Does Money Buy Happiness? No, And The Answer Of What Does Buy Happiness May Surprise You

It is often said that money can buy happiness, and as I’ve blogged in earlier articles, this is true, but only up to a basic middle class economic status. Above that, money doesn’t seem to add much happiness. (See my posts here and here.)

So what does buy happiness? We have a surprising answer from our friends across the pond, at the University of Warwick in England. A new study published online Nov. 18 in the journal Health Economics, Policy and Law surveyed thousands of people on  their levels of happiness and correlated it with external factors such as a pay raise or winning a lottery prize, and compared this to receiving psychotherapy.  Astonishingly, even to me, a psychologist, the increase in happiness from a $1329 course of therapy was so large that to equal it people had to get a pay raise of more than $41,542! That’s a ratio of 32 times! That means a dollar spent on therapy boosts happiness 32 times more than the same dollar received in a pay raise or lottery prize.

As the study author Chris Boyce, of the University of Warwick, summarized:  “Often the importance of money for improving our well-being and bringing greater happiness is vastly over-valued in our societies. The benefits of having good mental health, on the other hand, are often not fully appreciated and people do not realize the powerful effect that psychological therapy, such as non-directive counseling, can have on improving our well-being.”

Bravo,Chris! Now when patients ask me whether therapy is worth the money, I can confidently say that research suggests it might be one of the best investments you can make in yourself and your own happiness. (And it’s okay to get a raise, as long as you spend it on therapy!)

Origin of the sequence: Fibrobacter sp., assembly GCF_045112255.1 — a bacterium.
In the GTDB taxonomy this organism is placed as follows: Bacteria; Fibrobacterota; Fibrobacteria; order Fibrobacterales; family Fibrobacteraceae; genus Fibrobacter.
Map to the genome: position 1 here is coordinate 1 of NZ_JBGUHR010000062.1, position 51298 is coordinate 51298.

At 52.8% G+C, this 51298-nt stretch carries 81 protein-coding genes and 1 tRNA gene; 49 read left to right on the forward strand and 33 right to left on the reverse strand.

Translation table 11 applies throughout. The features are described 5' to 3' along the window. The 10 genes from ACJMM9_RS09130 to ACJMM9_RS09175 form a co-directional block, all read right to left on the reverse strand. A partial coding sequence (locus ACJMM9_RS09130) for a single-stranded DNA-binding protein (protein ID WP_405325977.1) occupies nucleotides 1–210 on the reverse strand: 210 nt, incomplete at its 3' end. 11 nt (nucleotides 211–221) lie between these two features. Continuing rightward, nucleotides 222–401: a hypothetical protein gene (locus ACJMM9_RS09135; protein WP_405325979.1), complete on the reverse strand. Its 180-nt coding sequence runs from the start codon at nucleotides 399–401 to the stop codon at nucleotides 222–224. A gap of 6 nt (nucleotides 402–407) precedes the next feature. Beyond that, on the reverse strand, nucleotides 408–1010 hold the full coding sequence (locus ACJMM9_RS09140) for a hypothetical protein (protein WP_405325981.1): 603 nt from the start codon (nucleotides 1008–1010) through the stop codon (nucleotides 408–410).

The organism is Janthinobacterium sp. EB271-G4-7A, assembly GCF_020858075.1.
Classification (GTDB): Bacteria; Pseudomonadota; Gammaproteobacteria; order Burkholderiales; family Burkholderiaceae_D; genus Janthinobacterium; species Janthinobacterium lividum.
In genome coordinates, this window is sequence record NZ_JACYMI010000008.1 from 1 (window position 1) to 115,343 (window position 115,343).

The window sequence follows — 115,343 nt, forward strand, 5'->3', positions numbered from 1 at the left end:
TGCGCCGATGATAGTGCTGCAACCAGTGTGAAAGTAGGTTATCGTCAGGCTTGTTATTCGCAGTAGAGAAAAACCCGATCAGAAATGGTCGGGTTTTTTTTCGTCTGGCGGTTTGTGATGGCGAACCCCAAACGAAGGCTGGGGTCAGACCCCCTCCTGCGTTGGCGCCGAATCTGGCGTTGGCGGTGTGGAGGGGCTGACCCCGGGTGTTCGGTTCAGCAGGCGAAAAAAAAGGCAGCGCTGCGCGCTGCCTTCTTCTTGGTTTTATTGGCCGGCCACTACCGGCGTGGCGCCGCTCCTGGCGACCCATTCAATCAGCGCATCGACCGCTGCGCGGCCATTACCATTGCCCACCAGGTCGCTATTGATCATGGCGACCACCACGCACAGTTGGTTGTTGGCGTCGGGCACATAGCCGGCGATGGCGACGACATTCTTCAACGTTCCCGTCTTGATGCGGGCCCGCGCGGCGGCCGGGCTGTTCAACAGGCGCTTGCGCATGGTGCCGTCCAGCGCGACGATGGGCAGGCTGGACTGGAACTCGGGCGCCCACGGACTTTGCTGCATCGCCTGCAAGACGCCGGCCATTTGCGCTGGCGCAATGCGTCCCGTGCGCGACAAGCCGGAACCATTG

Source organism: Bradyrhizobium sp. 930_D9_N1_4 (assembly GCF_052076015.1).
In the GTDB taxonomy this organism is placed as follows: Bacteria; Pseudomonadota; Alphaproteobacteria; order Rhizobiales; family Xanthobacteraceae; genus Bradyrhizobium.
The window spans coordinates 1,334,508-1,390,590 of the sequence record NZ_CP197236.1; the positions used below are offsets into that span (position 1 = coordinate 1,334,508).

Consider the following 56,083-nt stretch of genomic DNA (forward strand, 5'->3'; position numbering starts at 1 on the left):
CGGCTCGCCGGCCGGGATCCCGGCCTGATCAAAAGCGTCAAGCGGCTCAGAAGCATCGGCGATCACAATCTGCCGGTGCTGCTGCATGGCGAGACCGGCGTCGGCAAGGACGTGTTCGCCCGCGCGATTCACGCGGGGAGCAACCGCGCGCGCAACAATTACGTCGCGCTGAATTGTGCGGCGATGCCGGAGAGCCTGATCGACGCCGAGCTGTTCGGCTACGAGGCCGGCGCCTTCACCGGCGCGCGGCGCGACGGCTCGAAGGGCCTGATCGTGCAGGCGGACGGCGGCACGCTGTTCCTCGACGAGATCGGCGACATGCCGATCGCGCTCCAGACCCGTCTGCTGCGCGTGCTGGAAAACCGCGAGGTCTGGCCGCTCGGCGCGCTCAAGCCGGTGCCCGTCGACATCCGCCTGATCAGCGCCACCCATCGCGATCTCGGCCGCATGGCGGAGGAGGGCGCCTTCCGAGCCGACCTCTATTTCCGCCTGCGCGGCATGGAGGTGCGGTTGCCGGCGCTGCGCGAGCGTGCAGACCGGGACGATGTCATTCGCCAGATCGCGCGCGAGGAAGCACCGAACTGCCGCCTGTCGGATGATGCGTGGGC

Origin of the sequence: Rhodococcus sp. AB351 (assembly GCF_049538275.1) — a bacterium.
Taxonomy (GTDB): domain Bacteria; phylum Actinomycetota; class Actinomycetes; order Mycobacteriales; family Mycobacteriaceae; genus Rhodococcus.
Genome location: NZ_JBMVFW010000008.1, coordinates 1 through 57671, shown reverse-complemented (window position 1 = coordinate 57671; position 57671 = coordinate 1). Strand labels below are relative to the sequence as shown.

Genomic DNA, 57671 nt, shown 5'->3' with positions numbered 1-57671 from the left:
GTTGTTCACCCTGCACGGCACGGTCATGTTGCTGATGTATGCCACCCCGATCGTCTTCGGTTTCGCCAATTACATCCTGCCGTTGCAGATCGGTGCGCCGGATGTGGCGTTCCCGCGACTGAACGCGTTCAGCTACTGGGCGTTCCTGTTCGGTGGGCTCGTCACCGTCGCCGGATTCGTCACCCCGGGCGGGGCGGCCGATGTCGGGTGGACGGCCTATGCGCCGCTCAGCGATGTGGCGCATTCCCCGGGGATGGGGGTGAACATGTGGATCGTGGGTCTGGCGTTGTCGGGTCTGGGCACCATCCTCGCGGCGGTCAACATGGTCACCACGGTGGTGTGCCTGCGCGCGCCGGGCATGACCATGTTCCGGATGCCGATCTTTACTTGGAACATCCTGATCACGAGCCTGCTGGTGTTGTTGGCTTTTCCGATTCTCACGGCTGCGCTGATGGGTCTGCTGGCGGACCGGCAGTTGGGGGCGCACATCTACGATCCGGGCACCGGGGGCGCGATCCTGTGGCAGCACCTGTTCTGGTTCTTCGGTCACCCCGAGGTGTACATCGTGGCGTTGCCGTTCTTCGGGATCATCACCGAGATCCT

The only problem I can see with this article being published is that it may lower MY happiness, as I might get busier, perhaps earning more money, but not having time to see my own therapist!

So to answer the original question, does money buy happiness? Money doesn’t buy happiness; it buys psychotherapy, which yields 32 times more happiness than money!

Copyright © 2009-2010 Andrew Gottlieb, Ph.D.  The Psychology Lounge/TPL Productions

Link to study: http://www.nlm.nih.gov/medlineplus/news/fullstory_92421.html

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Dr. Andrew Gottlieb is a clinical psychologist in Palo Alto, California. His practice serves the greater Silicon Valley area, including the towns of San Jose, Cupertino, Santa Clara, Sunnyvale, Mountain View, Los Altos, Menlo Park, San Carlos, Redwood City, Belmont, and San Mateo. Dr. Gottlieb specializes in treating anxiety, depression, relationship problems, OCD, and other difficulties using evidence-based Cognitive Behavioral Therapy (CBT). CBT is a modern no-drug therapy approach that is targeted, skill-based, and proven effective by many research studies. Visit his website at CambridgeTherapy.com or watch Dr. Gottlieb on YouTube. He can be reached by phone at (650) 324-2666 and email at: Dr. Gottlieb Email.

2 thoughts on “Does Money Buy Happiness? No, And The Answer Of What Does Buy Happiness May Surprise You

  1. Hi,
    Interesting thoughts! I believe it’s not possible to make a general statement on whether money makes people more or less happy. Money comes with a whole set of new elements that may have good or bad impact on our happiness, and depending on how susceptible we are to every one of them, the conclusion will go one way or the other (i.e. different from person to person). I recently made an effort to provide a more comprehensive picture of what these ad- and disadvantages are. I invite you to have a look at Money and Happiness and tell me what you think!
    Thank you, Nick

  2. This study and its results would have been really handy when I was practicing in a psychotherapy-phobic region of the country. Actually, I was plenty busy. It’s not the patients who need this the most; it’s the HMO’s and the federal programs that pay so poorly for therapy, including Medicare. As those rates dropped, I moved more and more to self-pay, until, in the last five years, I dealt with no third-party payers at all. A little more money and a little less hassle from them would have made this retired psychotherapist very happy, indeed. In fact, I’d probably still be working. Any hope of replication of this study?

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